From the mountains to the deserts, the forests to the sea, many, many people are doing fantastic work to protect and restore Australia’s natural diversity: in community groups, agencies and NGOs, on public land and on their own property.
This work is getting more complicated. As the climate changes, our favourite natural areas and the species they contain will also change. We have to work out – not only, “how do we protect our current environment” – but also, “what can we do to help nature adapt to a new climate?”
Climate change and its impacts on nature are with us now. But by working together and focusing on what we can do, rather than what we can’t, Australians can protect their incredible natural assets for future generations to enjoy.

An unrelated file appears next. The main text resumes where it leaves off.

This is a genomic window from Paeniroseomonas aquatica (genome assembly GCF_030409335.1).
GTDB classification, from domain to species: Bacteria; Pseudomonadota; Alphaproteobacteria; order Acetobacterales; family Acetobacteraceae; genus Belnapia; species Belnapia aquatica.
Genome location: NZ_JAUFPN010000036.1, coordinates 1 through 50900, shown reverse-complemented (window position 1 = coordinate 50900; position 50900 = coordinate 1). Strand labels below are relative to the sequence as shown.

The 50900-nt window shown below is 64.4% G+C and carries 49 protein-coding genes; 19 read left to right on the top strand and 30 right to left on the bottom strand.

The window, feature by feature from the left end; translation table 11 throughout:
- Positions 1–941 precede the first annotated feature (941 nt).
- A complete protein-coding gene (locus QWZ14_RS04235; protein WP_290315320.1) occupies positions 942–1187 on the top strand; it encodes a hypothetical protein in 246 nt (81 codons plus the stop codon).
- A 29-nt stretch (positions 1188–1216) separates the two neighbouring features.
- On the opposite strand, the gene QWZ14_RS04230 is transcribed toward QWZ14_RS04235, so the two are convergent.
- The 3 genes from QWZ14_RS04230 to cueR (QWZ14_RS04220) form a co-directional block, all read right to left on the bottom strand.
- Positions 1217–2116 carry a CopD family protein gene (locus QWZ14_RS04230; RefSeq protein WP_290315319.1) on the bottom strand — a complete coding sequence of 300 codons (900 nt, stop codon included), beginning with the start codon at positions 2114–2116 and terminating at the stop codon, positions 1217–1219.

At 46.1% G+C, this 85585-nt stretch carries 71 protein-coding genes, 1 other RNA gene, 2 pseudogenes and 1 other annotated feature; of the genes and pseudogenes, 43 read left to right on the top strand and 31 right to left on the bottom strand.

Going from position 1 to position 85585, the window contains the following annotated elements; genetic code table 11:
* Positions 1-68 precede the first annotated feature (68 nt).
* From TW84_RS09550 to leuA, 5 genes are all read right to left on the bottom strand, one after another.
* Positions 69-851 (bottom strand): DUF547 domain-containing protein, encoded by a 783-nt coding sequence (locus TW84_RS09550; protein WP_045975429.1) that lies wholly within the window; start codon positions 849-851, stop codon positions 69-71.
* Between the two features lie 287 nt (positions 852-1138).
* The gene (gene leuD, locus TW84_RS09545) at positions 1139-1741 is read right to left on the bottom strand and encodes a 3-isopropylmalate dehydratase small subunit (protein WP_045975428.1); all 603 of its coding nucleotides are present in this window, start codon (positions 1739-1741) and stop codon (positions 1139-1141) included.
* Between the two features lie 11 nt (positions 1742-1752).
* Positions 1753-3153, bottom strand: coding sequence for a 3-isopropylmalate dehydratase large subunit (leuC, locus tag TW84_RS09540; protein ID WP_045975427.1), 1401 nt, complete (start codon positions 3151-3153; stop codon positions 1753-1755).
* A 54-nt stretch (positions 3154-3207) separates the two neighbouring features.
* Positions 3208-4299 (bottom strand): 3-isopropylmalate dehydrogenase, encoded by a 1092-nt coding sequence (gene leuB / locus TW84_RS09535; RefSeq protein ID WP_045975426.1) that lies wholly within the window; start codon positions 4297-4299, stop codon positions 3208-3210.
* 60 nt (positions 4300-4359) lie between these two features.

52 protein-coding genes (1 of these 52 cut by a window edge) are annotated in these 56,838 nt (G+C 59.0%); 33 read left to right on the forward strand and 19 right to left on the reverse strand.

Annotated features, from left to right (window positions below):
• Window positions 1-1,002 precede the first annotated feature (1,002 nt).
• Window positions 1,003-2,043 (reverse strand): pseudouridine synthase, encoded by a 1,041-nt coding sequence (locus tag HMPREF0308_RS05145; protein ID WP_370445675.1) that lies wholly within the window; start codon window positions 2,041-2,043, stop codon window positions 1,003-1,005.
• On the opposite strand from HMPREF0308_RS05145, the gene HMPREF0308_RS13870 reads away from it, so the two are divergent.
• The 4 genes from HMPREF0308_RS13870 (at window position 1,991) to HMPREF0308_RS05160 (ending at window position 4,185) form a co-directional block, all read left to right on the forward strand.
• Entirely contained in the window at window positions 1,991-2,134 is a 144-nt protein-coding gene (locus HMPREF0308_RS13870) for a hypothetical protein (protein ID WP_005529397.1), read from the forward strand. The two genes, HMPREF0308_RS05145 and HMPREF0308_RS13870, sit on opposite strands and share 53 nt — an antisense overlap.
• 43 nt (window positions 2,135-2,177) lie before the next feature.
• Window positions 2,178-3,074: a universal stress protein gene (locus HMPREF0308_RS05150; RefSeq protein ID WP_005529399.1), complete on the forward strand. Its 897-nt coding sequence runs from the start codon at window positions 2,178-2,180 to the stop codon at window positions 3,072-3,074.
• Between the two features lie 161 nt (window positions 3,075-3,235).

Banner image: Snow gums in Alpine National Park. Credit Rob Jung.
This content is adapted with permission from text written by Dr Ian Lunt for the VicNature2050 booklet 10 things we can all do to help nature adapt to a new climate.
VicNature2050 was organised by the Victorian National Parks Association, The Royal Society of Victoria and The University of Melbourne’s Bio21 Institute, and supported by the Victorian Department of Environment, Land, Water and Planning and Parks Victoria.
Other organisations who have participated in the VicNature2050 partnership include La Trobe University; Deakin University; Greening Australia; and the Arthur Rylah Institute for Environmental Research.